2.5 Weeks + 1000 Miles + 4 States + Countless Encounters. Follow Cindy Gilbert, program director for the Sustainable Design program at Minneapolis College of Art and Design, as she bikes from Montana to Minneapolis to raise awareness about sustainability challenges and opportunities in the region while raising need-based scholarship money for students.
Ever since my first dispatch from the road I have been mentioning (complaining?) about the weight of the stuff I've been hauling over mountain passes, through canyons and to places that are in the middle of nowhere. I decided I would throw a bone to the cyclists in the crowd as the question I most frequently asked to anyone I could catch on cycling tour before starting the Ride the Talk campaign was, "what item is the most valuable to you on your trip?"
It is amazing how after a few days of travel you discover what is important and what it just dead weight. As one cyclist put it, "whatever you discover in the bottom of you panniers at the end of the trip is what you didn't need." I decided not to wait until the end of the trip to tell you what's risen to the top.
Below are my top ten picks for (lightweight) "keepers" on a long bicycle tour. (This list doesn't include the "must-haves" such as bike shorts, helmet, sunscreen, water, multitool, extra tubes/patch kits, mobile phone, maps, etc., as they are a given.)
1. "Utter Butter" (10 oz): This item is by far the heaviest of all listed but seriously something you should not leave home without. It is oft overlooked in blogs about long-distance cycling but I refuse to keep the myth alive that people simply cycle for hundreds of miles on end in hot/wet weather without incurring serious chaffing, or possibly worse, callusing, in areas that should never, ever be chaffed or calloused. Use the stuff, whether it's "real" chamois butter or diaper cream. Use it. I repeat: use it. One cautionary note, it looks a lot like sunscreen; don't make the mistake. I did!
2. Comprehensive bicycle maintenance knowledge (0 oz): I took a full day class to learn the ins and outs of maintaining and repairing my bike on the road. This knowledge is nearly priceless (although the class did run me $70 at REI). Having the confidence that I could fix my bicycle should something happen grossly out weighs the burden of worry of not knowing how to help myself.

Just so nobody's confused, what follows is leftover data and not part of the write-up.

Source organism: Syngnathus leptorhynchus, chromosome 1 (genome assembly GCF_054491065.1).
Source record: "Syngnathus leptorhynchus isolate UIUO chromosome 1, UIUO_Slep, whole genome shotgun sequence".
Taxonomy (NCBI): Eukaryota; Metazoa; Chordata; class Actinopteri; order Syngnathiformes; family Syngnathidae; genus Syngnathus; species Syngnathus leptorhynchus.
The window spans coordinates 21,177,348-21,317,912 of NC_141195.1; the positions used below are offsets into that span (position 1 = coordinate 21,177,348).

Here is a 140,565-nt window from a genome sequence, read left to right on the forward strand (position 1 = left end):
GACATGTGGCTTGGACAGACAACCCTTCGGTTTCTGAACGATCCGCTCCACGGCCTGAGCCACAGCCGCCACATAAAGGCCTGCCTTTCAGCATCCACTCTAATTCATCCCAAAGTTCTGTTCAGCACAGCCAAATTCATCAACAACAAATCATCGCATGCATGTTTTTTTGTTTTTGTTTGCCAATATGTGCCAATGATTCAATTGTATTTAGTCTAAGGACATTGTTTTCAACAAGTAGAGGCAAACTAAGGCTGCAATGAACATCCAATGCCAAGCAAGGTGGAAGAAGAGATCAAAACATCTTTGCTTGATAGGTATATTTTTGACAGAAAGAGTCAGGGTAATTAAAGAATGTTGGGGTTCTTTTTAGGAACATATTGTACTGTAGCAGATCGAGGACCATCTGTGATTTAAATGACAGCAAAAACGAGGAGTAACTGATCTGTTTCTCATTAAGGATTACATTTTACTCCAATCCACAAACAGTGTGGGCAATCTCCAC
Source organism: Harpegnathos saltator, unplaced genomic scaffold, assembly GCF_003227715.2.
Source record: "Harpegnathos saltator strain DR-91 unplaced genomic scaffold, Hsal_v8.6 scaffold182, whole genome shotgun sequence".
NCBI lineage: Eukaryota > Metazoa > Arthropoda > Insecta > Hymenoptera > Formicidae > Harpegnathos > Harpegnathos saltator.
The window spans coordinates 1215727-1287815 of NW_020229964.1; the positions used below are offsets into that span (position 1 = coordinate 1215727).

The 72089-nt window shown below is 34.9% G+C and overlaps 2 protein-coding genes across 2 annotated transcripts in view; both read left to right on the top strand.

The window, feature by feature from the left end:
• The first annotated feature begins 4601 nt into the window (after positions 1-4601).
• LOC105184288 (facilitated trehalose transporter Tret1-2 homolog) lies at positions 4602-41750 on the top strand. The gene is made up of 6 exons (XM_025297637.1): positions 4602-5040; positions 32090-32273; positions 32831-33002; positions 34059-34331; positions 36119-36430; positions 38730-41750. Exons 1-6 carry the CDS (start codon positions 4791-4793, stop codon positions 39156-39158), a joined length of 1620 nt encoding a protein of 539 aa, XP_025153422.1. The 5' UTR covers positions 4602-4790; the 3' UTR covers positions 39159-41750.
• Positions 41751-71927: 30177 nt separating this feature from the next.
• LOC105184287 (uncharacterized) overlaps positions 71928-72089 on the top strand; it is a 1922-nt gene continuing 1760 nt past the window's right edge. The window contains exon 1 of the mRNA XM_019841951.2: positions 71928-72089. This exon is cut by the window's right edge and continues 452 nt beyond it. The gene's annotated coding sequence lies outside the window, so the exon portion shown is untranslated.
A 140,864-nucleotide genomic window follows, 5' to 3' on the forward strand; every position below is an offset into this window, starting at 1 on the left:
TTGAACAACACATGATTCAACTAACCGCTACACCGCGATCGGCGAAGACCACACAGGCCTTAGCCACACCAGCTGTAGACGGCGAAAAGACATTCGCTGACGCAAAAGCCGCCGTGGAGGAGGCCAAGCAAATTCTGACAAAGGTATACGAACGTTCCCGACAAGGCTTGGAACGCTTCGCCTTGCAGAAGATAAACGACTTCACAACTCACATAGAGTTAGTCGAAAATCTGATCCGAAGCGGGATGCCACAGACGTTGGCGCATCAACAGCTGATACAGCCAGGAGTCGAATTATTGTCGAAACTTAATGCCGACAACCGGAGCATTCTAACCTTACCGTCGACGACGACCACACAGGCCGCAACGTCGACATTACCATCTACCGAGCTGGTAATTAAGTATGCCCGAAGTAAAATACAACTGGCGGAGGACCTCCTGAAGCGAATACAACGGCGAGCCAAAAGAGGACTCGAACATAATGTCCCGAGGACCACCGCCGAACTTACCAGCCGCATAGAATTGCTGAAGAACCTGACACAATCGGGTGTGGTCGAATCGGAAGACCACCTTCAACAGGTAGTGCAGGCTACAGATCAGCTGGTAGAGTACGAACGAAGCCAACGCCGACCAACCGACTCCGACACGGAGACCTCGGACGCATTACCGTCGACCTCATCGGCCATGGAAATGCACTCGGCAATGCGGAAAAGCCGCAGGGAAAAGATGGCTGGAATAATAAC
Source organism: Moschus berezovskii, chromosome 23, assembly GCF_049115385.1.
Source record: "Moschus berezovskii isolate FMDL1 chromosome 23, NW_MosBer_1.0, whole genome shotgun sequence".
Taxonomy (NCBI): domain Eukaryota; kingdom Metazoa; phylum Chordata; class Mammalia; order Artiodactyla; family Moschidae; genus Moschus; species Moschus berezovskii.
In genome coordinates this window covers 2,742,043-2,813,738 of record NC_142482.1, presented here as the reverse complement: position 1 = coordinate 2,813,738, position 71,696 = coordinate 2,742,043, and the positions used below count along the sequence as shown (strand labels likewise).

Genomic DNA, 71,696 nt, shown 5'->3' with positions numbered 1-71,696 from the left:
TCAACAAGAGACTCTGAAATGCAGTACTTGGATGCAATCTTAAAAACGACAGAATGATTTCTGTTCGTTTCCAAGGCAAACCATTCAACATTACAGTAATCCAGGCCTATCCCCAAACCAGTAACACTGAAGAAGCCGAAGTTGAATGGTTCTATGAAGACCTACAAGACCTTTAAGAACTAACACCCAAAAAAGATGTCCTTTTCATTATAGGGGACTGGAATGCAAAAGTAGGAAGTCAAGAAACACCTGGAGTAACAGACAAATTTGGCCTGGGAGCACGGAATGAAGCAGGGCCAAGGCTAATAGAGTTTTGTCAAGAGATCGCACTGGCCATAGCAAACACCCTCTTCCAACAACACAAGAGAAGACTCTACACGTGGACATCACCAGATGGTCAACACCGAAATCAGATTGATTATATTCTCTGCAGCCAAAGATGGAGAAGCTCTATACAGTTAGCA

3. Mirror (2 oz): I am quite certain that my cycling mirror has saved my life dozens of times. At about a dozen dollars, I'd say that it is more than worth its weight (in fact, at this point, the thing is priceless).4. Backcountry Boiler (8 oz): If you are planning on making your own food or will be out of range of any kind of food service, I highly recommend this boiler made by The Boilerwerks. It is extremely lightweight, allows you to carry water within it, and boils water in just a few minutes with any locally-available fuel including twigs, grasses, sticks, etc, no traditional fuel necessary.
5. Cleat screws (0.25 oz each): Speaking from experience, it only takes one situation where you're unable to release your foot from your clip-less pedals in traffic to decide to carry replacement cleat screws. The guys at Bike Doctor in Missoula, MT, taught me if one's gone, the other is surely gone or nearly there; always carry two.
6. Small MP3 player (2 oz): Load your iPod Shuffle or the like with motivational tunes and this tiny piece of electronics will get you up and over mountain passes that you didn't think possible. Personally, I find Lady Gaga unbelievably motivating (I guess it's out that I am a "little monster").
7. Handkerchief (1 oz): This item is the jack-of-all trades. It can serve a washcloth, sweatband, rope, bandage, pee rag (sorry, TMI?), small sack, chain rag, etc. Invaluable.
8. Earplugs (0.25 oz): How is it possible that two tiny pieces of foam could nearly guarantee the recommended daily does of sleep? I want to personally thank the inventor of earplugs, whoever s/he was. Thank you. They let you sleep anywhere, any time.
9. List of emergency numbers (0.25 oz): this could literally save your life. If you cell battery dies, you have no access to numbers and it is surprising what you won't remember when you absolutely have to remember it. If something happens to you on the road and you are unconscious in the middle of nowhere, people will know who to call. Put it in your first aid kit, wallet, or someplace people are likely to look through right away.
10. Master link (0.5 oz): This charmer is a tool-free gadget that stands in for a broken chain link. Because it snaps together with your fingers, it only takes a few minutes to install rather than the slippery, time-consuming process of replacing regular chain link(s) and pins. I'm carrying two, just in case.
Cindy Gilbert directs MCADâ€™s Sustainable Design Online Program. In this role, Cindy fosters a culture of awareness and creativity through sustainable, innovative, and collaborative design. She has extensive research experience in the fields of climate change and polar ecology, and has taught several courses and workshops in the fields of biology, sustainability, and biomimicry. Most recently she served 3.5 years as the founding Director of University Education at The Biomimicry Institute where she developed and managed all higher education programs including the Biomimicry Professional Certification Program, the annual Biomimicry Education Summits, the Biomimicry Affiliate and Fellows Programs, and the Biomimicry Student Design Challenges.